It is probably only a matter of time, as we could hear heavy earthmovers at work high up in the gorge behind the monastery. If we wanted evacuation by truck, we would have to continue down the coast to Aghia Pavlo (St Paul's Monastery). On went the rucksacks, and we trudged back up the slope and into the monastery - starting a minor panic as people thought the boat had arrived. The path to St Pauls was dicey - in places quite narrow and terrifically exposed. It didn't help that the rain had begun, making the rocks quite greasy. We adopted a slow but sure pace, and soon crossed the highest point and could see a large ruined tower on the beach in the next bay.

It took a while to lose height, Tyson taking the lead down the jumbled path and on to the ruined building. The monastery sat above us, and as we commenced the long walk up the hill, I reminded Tyson that this was also one of Sandy's haunts. By now the rain was really chucking it down, and the wind was whipping around our heads, making things thoroughly miserable. It was a good half hour before we arrived wringing wet at the door of St Pauls. We still had an enormous distance to cover, and things were not looking bright.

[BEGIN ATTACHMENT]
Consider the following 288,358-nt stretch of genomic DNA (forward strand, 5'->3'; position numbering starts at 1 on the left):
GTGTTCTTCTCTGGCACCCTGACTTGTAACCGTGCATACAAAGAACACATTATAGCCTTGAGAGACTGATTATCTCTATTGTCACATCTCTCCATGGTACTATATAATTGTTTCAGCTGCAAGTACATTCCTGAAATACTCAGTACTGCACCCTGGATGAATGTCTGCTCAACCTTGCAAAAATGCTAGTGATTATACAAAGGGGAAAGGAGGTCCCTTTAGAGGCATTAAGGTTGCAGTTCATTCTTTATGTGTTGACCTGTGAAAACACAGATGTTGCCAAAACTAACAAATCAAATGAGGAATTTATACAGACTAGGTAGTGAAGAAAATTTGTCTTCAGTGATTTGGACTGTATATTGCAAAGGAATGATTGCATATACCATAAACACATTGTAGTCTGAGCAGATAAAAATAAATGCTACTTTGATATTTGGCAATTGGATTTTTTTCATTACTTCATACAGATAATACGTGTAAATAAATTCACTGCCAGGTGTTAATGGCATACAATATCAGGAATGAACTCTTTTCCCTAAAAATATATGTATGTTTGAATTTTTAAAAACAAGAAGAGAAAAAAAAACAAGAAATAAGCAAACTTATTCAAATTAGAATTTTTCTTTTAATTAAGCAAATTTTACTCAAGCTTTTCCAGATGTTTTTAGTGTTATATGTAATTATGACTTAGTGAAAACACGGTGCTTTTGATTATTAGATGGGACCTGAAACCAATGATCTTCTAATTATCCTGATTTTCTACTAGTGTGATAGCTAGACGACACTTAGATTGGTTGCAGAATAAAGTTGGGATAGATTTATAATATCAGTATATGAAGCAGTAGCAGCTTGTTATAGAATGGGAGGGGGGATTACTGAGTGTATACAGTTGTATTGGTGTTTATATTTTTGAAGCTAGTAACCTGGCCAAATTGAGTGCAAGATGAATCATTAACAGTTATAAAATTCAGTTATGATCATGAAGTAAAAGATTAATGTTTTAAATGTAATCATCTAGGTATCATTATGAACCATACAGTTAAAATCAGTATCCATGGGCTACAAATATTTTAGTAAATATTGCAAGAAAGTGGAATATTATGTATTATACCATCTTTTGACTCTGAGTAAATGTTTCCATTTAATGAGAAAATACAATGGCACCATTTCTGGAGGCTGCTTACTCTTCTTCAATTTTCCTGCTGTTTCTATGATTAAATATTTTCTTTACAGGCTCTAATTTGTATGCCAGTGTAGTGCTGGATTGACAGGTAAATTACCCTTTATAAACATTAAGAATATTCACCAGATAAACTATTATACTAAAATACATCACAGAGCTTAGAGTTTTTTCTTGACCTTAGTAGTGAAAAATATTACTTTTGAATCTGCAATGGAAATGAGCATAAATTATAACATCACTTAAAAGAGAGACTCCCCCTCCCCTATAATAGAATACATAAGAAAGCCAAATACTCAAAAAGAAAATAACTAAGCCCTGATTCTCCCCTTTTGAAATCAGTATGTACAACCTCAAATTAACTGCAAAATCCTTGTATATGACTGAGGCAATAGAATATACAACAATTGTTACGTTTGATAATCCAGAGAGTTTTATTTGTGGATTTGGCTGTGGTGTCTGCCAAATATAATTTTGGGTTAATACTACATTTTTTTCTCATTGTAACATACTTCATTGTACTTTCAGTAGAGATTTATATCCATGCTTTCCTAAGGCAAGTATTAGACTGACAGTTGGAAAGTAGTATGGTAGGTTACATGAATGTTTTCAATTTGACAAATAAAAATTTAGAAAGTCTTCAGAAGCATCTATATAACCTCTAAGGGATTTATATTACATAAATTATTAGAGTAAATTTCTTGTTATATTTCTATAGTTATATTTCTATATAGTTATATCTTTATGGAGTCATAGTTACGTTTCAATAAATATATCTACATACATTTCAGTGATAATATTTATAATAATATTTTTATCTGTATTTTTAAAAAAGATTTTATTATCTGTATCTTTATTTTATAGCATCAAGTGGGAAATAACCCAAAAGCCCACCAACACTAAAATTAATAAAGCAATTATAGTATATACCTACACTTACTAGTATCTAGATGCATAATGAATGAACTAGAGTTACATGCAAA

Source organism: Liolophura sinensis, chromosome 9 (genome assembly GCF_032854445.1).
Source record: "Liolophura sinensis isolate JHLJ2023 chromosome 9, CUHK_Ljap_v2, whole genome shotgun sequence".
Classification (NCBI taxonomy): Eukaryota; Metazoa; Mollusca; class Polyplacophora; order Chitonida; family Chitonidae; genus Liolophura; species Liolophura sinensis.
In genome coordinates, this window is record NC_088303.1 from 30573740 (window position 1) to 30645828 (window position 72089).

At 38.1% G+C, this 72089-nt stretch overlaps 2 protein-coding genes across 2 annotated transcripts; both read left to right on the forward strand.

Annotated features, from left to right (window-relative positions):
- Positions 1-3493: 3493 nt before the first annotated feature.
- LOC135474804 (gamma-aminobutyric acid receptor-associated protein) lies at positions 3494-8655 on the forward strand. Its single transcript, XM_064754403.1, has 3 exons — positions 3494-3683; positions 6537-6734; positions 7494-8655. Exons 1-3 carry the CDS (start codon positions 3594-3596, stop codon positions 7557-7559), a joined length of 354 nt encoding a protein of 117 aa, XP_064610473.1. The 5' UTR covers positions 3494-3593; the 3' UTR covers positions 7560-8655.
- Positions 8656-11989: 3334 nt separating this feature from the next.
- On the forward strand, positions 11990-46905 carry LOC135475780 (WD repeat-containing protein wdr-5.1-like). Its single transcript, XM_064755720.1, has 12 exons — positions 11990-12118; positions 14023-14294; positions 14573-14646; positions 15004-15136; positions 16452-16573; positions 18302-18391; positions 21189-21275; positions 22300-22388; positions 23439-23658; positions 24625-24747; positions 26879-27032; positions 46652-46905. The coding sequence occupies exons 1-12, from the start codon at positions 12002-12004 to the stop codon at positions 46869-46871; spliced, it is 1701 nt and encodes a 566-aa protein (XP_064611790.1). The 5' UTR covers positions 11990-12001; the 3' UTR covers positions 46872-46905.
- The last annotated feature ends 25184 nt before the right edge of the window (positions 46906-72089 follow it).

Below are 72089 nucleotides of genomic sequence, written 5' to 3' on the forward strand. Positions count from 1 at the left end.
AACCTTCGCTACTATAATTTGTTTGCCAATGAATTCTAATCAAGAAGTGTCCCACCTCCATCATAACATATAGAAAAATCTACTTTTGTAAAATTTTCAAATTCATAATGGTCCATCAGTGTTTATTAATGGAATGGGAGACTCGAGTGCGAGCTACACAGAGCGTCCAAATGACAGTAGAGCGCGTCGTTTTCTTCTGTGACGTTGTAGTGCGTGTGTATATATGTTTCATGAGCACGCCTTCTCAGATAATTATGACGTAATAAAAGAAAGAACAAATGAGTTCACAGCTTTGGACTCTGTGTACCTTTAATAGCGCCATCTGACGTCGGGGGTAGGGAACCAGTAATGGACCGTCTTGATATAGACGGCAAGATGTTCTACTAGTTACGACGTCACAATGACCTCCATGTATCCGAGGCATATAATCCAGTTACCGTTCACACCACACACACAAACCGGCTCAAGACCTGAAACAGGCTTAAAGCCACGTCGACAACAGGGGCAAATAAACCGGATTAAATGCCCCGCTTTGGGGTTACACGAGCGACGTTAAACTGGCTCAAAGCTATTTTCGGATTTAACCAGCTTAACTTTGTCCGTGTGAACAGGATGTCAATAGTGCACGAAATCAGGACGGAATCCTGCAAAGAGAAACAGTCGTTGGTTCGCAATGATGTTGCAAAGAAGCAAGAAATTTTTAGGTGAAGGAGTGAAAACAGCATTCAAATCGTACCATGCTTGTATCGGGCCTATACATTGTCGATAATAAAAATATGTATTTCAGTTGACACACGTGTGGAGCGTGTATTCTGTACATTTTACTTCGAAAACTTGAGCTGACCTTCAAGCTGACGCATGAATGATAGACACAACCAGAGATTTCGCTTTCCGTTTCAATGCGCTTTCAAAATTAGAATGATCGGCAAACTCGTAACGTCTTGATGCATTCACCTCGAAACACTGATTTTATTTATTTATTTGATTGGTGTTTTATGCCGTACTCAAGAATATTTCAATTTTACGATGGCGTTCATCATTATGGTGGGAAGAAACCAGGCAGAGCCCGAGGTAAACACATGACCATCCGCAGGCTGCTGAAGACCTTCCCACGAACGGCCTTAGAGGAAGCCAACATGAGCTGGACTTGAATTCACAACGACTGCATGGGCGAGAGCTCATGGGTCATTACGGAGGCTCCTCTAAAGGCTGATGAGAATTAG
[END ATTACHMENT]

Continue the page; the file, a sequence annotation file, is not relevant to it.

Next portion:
The monastery of St Pauls may not be as immediately impressive as Simonas Petra, but it had warm radiators and served coffee, which puts it pretty high on my list. We were glad to strip off our wet clothes, and soon converted the guesthouse into a chinese laundery. The monks were very good about it, serving us drinks and helping us locate a taxi company in Karyes. They reckoned they could be with us in 1hr, and the cost would be... 100 Euros!!! (cue sharp intakes of breath and rapid calculations by John, the kitty holder).

If we were to stay on track, we didn't have a choice. The hour became nearly three, and we all got cold and wet again. Whose bright idea was it to wait outside in the rain? Luckily a monk took pity on us and ushered us into a nearby workshop. He was another Englishman, who had been at the monastery for nearly 20 years. It was strange to meet two Englishmen in quick succession. The minibus duly arrived, and we loaded kit and set off. It was a horrific experience - the rain had washed rocks down onto the road, and deep orange torrents crossed the road at every corner.